While there are decent people working within the HSE – and we must acknowledge this fact – it’s clear, in Grace’s case, that there was the minimum amount of communication and interaction between those tasked with her placement; otherwise someone, anyone, (unless they had the IQ of the faceless cockroaches who abused her), would have picked up signs that Grace’s days were spent being physically, emotionally and possibly sexually exploited and defiled and that her only source of solace and comfort came from a little toy, which, according to reports, she still clings to today for dear life.
In its apology, the HSE, whom, I have to admit, now puts me in mind of Lady Macbeth, but without the sincerity, said the care Grace was meted out “fell short of the compassionate, caring and personalised support that she was entitled to.” No s**t Sherlock! And the tragedy is, Grace’s unbearable abuse led to her childhood and her innocence being stolen.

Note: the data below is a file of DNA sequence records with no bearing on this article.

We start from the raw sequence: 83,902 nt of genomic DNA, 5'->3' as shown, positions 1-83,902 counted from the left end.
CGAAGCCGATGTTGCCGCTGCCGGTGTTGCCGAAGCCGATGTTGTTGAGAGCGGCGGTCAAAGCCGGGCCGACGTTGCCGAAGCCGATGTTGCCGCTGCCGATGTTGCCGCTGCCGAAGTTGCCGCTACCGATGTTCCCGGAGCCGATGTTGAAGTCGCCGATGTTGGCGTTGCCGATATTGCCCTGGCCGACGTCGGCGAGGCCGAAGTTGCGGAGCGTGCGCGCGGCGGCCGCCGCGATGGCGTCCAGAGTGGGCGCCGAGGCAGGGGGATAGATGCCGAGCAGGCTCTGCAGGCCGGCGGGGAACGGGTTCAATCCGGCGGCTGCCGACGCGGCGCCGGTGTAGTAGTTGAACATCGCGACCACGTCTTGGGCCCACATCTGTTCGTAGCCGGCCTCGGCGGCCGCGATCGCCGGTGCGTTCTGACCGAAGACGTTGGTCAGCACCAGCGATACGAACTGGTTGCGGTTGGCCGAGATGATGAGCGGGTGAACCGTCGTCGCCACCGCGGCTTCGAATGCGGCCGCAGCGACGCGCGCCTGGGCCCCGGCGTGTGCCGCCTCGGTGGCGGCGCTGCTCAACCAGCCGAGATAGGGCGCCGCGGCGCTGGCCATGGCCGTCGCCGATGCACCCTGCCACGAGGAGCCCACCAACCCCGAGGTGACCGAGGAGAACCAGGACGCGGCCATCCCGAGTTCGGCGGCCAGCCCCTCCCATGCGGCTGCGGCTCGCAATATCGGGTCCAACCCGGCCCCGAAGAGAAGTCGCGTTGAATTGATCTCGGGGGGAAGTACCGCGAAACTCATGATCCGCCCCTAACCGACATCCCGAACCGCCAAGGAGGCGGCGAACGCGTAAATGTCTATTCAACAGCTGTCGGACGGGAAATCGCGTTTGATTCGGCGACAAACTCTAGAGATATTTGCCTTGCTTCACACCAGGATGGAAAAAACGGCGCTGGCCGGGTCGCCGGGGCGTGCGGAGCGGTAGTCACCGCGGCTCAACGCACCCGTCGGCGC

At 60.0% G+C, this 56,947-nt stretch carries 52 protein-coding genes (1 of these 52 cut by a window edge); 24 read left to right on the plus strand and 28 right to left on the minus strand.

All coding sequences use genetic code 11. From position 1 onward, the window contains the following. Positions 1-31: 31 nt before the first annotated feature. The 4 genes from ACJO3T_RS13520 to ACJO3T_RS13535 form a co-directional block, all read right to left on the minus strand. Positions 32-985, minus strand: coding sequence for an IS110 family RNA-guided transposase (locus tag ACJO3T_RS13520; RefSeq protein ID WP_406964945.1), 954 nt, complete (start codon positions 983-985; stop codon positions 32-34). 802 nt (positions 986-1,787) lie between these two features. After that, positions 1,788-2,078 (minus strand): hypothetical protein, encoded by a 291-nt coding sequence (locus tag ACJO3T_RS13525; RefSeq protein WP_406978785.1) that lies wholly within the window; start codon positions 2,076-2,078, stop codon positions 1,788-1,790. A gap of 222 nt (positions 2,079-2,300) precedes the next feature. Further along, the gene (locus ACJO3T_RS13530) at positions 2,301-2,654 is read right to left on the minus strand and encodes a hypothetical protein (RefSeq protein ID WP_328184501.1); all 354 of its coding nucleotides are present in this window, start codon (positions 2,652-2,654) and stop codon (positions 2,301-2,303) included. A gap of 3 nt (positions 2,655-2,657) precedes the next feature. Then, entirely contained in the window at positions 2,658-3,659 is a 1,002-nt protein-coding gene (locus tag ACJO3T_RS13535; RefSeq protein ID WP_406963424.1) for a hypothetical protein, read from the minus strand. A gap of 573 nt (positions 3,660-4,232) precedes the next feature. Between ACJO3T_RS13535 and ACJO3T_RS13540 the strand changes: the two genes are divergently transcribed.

And, while some may feel her settlement was large, believe me when I tell you that no amount of money will ever compensate this young woman for the life she has lost, and, despite it coming from the taxpayers’ purse, she deserves every euro of it.
I wish Grace an abundance of happiness and healing, but above all I wish her peace. As a mother, I extend my sincere empathy and compassion to Grace’s mammy who must be absolutely inconsolable but who needs to know that she too is a victim of a failed and toxic ‘system.’
Forget Coronation Street, we have Holles Street!
Wow folks, does anyone else think the whole National Maternity Hospital drama has reached a kind of soap opera status with a seedy tabloid appeal complete with a family feud starring the dashing Dr. Peter Boylan and his beautiful sister-in-law, Dr. Rhona Mahony, in the lead roles?
Last week it was a case of me trying to contain my annoyance when news broke that the Sisters of (no) Charity were to be given sole ownership of the new NMH; but this week I’m struggling to contain my amusement given the petty text message exchanges generated by the board…or was that the bored?